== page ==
Ádám Fischer, conductor
Lucas Jussen and Arthur Jussen (piano)

 

This late morning matinee concert was delightful, not only because of the overall quality of the performance but because, on this Sunday morning with crisp air and blue sky, this was one of the few Mozart-only concerts in the entire Festival. Fischer was an animated conductor, but not merely aesthetically: the orchestra reacted with each beating of his baton, whether a tempo pickup, a long-planned crescendo, or that sudden subito piano. Melodically, the oboe pair’s series of harmonic counterpoints in the first movement was delicious, warm and airy. The Jussen brothers had a disastrous start in the piano concerto for four hands: in the middle of the first movement, an unknown beeper started to cause some confusion, if not between the pianists or within the orchestra, then certainly with the audience, in which many angry heads were frantically looking for the offending culprit. No one accepted fault, but the beeping died down eventually. The Jussens held fort, but the orchestra’s output seemed somewhat stranded, in terms of confidence, amidst all the confusion. The second movement began with glaringly constricted oboes and smudged horns, but order was soon restored when the pianos intervened. The roam to finish was resolute and strong, and the Jussens rewarded a ferocious ovation with a triptych from Bizet’s Jeux d’enfants, Op. 22. Le bal (#12) stood out particularly with the Jussens taking great care of, and having fun while hacking away at, the dancing rhythms and flowing melodic lines. After intermission, Fischer led a fine treatment of the Prague. Brass glimmered like lush summer willow, while woodwinds nourished their lines with great care, like butterflies picking nectar elegantly away. The pictorial reminded the audience what a great day it was in Salzburg, even if the music was not programmatic in its intent. The overall sound inside the Mozarteum was fantastic, with just enough reverberation to sound warm but not too much to muddle.

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Ballet and dance

HK Ballet: Wheeldon, Ratmansky, McIntyre

Date: June 2, 2018
Location: Hong Kong Cultural Centre, Hong Kong.

Ratmansky – Le Carnaval des Animaux
Wheeldon – Rush
McIntyre – A Day in the Life

The penultimate performance of the Hong Kong Ballet’s 17/18 season, in the evening of June 2, was notable more for a teary-eyed video tribute to Liang Jing, the Company’s retiring senior ballet master, than for the dancing. That was not to say the dancing was sub-par – on the contrary, much joy could be culled from tidbits of individual performances throughout the evening. On the whole, however, the evening’s triple bill of modern choreography labored steadfastly forward like a transcontinental train without generating the sort of blood-boiling excitement one would find in a roller coaster. Both the Ratmansky and the Wheeldon were previously staged by the Company; only McIntyre was newly premiered. In the Ratmansky, Liu Miaomiao sported with precision and rampage as Elephant, while Li Lin and Jonathan Spigner, as Horses, approached their steps with rhythmic clarity. But Gao Ge’s Swan, while technically faultless, did not sway the audience with emotional impact. In Wheeldon’s Rush, last-minute substitutes Chen Zhiyao and Wei Wei danced gloriously in perfect partnership. Chen’s still lines brimmed with elegance, while Wei Wei’s supporting work was rock solid. Their pas de deux would have been perfect had Wei Wei been more conscientious of his stance, which tended to turn-in like an ugly duckling. A Day in the Life offered perhaps what would be the emotional high water mark of the evening. Set against 13 Beatles songs, McIntyre’s choreography adhered to the rhythmic and melodic tendencies, rather than the lyrical meaning of the music. Eight dancers shared duties more or less equally, but highlights belonged to Li Jiabo and Xia Jun. To the music of Mother Nature’s Son, Li Jiabo swamped the stage with energy, generated chiefly from the strength of his core and leg work. Xia Jun danced to Wild Honey Pie, an experimental piece by McCartney that lasted barely over a minute. But what a minute that was. Xia Jun unleashed a voracious tornado of power through powerful limb work, especially his arms. Swift movements that brought his arms from a stretched position to over his chest and back punched with rhythmic sensation. The volume of the soundtrack was either amplified slightly to match Xia’s solo fervor, or his tremendous effort was perceived to have amplified the ambient track. Xia’s performance in this evening alone should guarantee his place as a premier dancer of the Company. The rest of the cast was also good: Chen Zhiyao and Liu Miaomiao showed their more chirpy side dancing to the snappy Beatles tunes, while Yang Ruiqi danced with the sort of White Cat-like spirit that enlivened the auditorium. But the evening as a whole lacked intricate choreography worthy of lasting imprint in the memory; nor was there a long build-up that would mirror the grand pas in the classical repertory (Balanchine’s Stars and Stripes, as an example, would have offered that sort of climactic bookend). In the end, that grand pas finale belonged to Liang Jing, who would depart after more than two decades of service – as dancer and as ballet master – to the Company. Four former and current artistic directors, as well as many dancers, lavished their praises in the video tribute, but the most personal tribute came from Madeleine Onne. Her voice, nearly cracking with poignant melancholy, expressed her gratitude to Liang with sincerity and sensitivity. As she sang the praises of Liang’s devotion, plenty in the audience nodded in agreement. That was perhaps that singular oomph moment missing in the programming.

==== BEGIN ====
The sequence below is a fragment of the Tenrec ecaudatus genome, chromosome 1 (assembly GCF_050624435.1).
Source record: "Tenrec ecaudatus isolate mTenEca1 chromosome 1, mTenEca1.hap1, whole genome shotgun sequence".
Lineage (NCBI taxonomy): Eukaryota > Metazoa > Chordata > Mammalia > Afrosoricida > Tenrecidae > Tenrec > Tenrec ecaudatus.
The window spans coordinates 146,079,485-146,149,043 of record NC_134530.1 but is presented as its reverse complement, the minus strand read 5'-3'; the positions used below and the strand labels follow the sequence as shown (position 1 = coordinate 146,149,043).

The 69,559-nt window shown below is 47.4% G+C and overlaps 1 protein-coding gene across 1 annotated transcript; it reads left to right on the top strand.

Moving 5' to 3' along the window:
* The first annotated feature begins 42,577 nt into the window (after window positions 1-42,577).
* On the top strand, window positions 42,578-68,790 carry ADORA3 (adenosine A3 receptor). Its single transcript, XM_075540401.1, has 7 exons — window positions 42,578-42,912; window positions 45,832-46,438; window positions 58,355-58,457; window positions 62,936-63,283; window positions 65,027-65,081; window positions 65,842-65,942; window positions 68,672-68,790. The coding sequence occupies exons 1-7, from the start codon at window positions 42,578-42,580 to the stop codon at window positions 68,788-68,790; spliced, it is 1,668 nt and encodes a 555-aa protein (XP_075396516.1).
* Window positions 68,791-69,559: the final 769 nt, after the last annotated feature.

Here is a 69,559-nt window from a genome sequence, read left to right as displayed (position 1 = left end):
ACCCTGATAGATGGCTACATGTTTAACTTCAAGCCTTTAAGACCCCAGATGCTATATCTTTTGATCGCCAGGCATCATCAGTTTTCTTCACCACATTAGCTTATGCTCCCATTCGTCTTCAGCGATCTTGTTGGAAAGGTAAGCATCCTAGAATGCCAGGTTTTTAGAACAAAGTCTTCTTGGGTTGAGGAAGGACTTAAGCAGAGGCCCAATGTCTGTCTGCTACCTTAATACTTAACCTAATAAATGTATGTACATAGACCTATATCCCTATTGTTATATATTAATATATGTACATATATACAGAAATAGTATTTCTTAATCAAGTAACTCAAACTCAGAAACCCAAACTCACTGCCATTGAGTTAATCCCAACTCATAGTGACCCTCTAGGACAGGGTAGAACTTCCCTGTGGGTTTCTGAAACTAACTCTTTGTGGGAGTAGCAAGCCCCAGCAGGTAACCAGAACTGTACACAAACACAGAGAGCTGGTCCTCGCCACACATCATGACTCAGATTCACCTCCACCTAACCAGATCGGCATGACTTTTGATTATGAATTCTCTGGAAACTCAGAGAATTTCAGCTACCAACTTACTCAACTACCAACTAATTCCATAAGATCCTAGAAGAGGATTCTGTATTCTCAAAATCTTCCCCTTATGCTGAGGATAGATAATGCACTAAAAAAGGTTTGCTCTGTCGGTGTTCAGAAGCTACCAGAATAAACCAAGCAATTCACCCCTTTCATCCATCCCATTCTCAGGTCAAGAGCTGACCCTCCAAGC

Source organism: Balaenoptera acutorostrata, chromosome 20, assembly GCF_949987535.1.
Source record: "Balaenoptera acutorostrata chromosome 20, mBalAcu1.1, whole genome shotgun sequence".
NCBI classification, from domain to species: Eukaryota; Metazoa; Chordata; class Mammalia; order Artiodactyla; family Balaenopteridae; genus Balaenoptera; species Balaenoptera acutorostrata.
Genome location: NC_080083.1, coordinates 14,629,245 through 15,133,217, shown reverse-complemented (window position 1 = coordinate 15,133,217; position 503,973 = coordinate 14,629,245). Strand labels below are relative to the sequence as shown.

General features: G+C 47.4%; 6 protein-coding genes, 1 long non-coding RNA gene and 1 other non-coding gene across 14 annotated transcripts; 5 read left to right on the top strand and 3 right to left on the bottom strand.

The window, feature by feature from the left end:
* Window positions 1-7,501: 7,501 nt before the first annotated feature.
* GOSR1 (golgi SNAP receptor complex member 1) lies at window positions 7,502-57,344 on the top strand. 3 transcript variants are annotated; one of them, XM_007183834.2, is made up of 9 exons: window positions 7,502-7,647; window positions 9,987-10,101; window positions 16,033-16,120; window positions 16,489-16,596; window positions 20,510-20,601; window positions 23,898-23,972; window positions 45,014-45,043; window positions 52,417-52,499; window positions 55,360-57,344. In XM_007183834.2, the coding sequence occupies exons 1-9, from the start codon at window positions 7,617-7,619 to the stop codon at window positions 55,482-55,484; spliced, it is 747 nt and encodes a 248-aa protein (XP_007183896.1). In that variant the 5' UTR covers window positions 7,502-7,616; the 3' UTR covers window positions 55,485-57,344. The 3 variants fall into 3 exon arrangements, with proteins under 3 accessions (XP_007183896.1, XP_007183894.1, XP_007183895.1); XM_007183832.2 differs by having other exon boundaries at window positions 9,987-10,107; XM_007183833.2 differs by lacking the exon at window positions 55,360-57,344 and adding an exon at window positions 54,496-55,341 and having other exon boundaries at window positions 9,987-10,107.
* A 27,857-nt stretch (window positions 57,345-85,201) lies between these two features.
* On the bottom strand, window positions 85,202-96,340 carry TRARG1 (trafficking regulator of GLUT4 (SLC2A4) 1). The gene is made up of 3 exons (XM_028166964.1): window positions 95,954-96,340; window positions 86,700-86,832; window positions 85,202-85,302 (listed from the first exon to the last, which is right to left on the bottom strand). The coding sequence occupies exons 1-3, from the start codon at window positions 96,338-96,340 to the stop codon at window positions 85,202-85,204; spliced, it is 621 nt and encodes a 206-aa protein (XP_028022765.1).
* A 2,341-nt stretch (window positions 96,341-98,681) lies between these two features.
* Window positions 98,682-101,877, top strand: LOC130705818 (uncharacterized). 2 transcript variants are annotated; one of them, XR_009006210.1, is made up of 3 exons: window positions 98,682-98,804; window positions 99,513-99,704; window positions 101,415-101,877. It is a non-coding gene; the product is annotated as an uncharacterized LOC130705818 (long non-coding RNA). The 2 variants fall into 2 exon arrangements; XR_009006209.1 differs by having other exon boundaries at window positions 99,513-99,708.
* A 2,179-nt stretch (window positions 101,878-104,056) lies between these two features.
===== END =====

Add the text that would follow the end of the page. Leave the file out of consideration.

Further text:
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Chamber music and recital